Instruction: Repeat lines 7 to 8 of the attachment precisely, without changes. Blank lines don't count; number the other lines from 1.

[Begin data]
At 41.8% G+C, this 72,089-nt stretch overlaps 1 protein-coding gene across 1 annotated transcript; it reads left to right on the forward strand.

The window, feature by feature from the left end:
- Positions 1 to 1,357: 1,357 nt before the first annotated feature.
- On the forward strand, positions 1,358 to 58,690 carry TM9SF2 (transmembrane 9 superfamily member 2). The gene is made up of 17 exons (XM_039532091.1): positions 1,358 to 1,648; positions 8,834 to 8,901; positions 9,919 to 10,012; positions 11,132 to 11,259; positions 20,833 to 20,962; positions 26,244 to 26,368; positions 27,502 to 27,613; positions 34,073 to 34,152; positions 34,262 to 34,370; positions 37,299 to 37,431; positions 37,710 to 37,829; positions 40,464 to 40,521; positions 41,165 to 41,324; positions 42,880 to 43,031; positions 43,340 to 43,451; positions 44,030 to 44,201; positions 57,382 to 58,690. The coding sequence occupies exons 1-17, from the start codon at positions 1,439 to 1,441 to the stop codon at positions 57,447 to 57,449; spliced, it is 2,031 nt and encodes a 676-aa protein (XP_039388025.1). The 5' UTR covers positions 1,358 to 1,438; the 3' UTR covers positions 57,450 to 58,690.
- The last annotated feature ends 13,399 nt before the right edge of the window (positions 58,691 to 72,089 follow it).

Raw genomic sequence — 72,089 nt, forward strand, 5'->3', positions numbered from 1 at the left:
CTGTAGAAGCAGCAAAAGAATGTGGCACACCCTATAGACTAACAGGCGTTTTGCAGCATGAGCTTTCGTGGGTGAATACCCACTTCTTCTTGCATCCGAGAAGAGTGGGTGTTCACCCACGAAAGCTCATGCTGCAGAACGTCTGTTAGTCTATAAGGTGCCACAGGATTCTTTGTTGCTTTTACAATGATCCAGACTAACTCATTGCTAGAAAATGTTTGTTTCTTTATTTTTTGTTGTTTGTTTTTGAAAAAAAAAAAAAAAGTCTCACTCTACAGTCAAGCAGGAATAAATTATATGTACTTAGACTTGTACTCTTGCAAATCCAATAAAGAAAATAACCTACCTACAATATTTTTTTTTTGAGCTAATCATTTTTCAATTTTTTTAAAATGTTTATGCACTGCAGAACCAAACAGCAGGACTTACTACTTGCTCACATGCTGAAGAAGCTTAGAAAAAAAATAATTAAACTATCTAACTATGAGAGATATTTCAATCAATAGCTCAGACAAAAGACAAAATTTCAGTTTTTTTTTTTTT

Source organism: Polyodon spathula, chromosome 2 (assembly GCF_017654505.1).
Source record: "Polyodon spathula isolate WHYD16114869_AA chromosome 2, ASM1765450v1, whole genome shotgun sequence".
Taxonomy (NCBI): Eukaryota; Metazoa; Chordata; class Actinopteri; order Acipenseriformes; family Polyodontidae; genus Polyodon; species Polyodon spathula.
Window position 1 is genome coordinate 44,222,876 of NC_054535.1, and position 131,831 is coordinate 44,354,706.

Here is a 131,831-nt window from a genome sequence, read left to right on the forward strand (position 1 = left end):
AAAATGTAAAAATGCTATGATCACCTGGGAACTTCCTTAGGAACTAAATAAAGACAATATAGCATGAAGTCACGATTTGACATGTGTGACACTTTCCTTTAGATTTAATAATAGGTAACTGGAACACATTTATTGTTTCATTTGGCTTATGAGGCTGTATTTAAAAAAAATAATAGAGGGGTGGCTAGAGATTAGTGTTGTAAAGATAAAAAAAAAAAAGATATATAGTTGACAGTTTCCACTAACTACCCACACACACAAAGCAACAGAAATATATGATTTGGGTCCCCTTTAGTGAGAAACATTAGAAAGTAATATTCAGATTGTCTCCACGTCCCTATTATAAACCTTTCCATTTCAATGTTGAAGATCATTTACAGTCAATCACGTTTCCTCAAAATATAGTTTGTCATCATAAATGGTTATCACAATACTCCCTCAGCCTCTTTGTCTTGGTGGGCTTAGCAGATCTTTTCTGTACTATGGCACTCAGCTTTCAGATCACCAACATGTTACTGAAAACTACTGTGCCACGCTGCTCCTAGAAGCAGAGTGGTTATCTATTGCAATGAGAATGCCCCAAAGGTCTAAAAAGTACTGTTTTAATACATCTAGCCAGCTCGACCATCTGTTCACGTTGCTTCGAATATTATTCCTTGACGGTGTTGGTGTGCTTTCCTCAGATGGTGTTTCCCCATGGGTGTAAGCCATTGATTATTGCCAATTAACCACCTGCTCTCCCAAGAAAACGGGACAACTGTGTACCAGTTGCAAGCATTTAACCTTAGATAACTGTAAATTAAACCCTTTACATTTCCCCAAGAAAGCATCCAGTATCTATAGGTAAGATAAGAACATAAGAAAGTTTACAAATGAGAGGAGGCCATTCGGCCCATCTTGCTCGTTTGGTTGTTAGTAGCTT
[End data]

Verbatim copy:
CTGTAGAAGCAGCAAAAGAATGTGGCACACCCTATAGACTAACAGGCGTTTTGCAGCATGAGCTTTCGTGGGTGAATACCCACTTCTTCTTGCATCCGAGAAGAGTGGGTGTTCACCCACGAAAGCTCATGCTGCAGAACGTCTGTTAGTCTATAAGGTGCCACAGGATTCTTTGTTGCTTTTACAATGATCCAGACTAACTCATTGCTAGAAAATGTTTGTTTCTTTATTTTTTGTTGTTTGTTTTTGAAAAAAAAAAAAAAAGTCTCACTCTACAGTCAAGCAGGAATAAATTATATGTACTTAGACTTGTACTCTTGCAAATCCAATAAAGAAAATAACCTACCTACAATATTTTTTTTTTGAGCTAATCATTTTTCAATTTTTTTAAAATGTTTATGCACTGCAGAACCAAACAGCAGGACTTACTACTTGCTCACATGCTGAAGAAGCTTAGAAAAAAAATAATTAAACTATCTAACTATGAGAGATATTTCAATCAATAGCTCAGACAAAAGACAAAATTTCAGTTTTTTTTTTTTT

Source organism: Polyodon spathula, chromosome 2 (assembly GCF_017654505.1).